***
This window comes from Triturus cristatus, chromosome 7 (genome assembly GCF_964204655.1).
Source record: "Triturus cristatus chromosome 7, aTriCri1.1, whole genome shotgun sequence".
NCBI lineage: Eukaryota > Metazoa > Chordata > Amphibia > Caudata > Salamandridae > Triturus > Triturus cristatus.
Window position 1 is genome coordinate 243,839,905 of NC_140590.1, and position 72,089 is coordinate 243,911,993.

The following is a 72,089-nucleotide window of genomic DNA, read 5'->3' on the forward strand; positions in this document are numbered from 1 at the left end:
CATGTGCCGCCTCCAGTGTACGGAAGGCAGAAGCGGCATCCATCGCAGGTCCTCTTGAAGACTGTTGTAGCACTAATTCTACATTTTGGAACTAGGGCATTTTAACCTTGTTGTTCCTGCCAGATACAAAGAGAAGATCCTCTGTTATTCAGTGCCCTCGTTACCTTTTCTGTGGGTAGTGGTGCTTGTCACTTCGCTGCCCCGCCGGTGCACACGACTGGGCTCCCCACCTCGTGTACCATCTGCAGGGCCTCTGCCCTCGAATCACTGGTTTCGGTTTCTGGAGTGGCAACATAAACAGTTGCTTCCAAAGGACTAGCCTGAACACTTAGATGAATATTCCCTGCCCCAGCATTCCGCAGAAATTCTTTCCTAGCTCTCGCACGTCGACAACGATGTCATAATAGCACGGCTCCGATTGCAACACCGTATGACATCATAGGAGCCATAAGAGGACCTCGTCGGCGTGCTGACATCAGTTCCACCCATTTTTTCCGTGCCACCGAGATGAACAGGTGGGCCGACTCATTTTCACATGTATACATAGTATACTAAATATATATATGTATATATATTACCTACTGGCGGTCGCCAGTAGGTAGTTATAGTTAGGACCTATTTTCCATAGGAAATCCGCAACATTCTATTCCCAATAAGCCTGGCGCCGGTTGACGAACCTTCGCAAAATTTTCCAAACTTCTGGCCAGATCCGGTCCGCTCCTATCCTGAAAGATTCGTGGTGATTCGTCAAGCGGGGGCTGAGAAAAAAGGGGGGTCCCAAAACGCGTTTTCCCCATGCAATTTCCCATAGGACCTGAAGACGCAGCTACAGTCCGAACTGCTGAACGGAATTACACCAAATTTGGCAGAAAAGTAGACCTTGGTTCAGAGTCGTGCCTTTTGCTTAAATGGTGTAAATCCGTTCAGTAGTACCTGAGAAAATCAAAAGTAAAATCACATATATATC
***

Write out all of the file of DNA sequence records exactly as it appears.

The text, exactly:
This window comes from Triturus cristatus, chromosome 7 (genome assembly GCF_964204655.1).
Source record: "Triturus cristatus chromosome 7, aTriCri1.1, whole genome shotgun sequence".
NCBI lineage: Eukaryota > Metazoa > Chordata > Amphibia > Caudata > Salamandridae > Triturus > Triturus cristatus.
Window position 1 is genome coordinate 243,839,905 of NC_140590.1, and position 72,089 is coordinate 243,911,993.

The following is a 72,089-nucleotide window of genomic DNA, read 5'->3' on the forward strand; positions in this document are numbered from 1 at the left end:
CATGTGCCGCCTCCAGTGTACGGAAGGCAGAAGCGGCATCCATCGCAGGTCCTCTTGAAGACTGTTGTAGCACTAATTCTACATTTTGGAACTAGGGCATTTTAACCTTGTTGTTCCTGCCAGATACAAAGAGAAGATCCTCTGTTATTCAGTGCCCTCGTTACCTTTTCTGTGGGTAGTGGTGCTTGTCACTTCGCTGCCCCGCCGGTGCACACGACTGGGCTCCCCACCTCGTGTACCATCTGCAGGGCCTCTGCCCTCGAATCACTGGTTTCGGTTTCTGGAGTGGCAACATAAACAGTTGCTTCCAAAGGACTAGCCTGAACACTTAGATGAATATTCCCTGCCCCAGCATTCCGCAGAAATTCTTTCCTAGCTCTCGCACGTCGACAACGATGTCATAATAGCACGGCTCCGATTGCAACACCGTATGACATCATAGGAGCCATAAGAGGACCTCGTCGGCGTGCTGACATCAGTTCCACCCATTTTTTCCGTGCCACCGAGATGAACAGGTGGGCCGACTCATTTTCACATGTATACATAGTATACTAAATATATATATGTATATATATTACCTACTGGCGGTCGCCAGTAGGTAGTTATAGTTAGGACCTATTTTCCATAGGAAATCCGCAACATTCTATTCCCAATAAGCCTGGCGCCGGTTGACGAACCTTCGCAAAATTTTCCAAACTTCTGGCCAGATCCGGTCCGCTCCTATCCTGAAAGATTCGTGGTGATTCGTCAAGCGGGGGCTGAGAAAAAAGGGGGGTCCCAAAACGCGTTTTCCCCATGCAATTTCCCATAGGACCTGAAGACGCAGCTACAGTCCGAACTGCTGAACGGAATTACACCAAATTTGGCAGAAAAGTAGACCTTGGTTCAGAGTCGTGCCTTTTGCTTAAATGGTGTAAATCCGTTCAGTAGTACCTGAGAAAATCAAAAGTAAAATCACATATATATC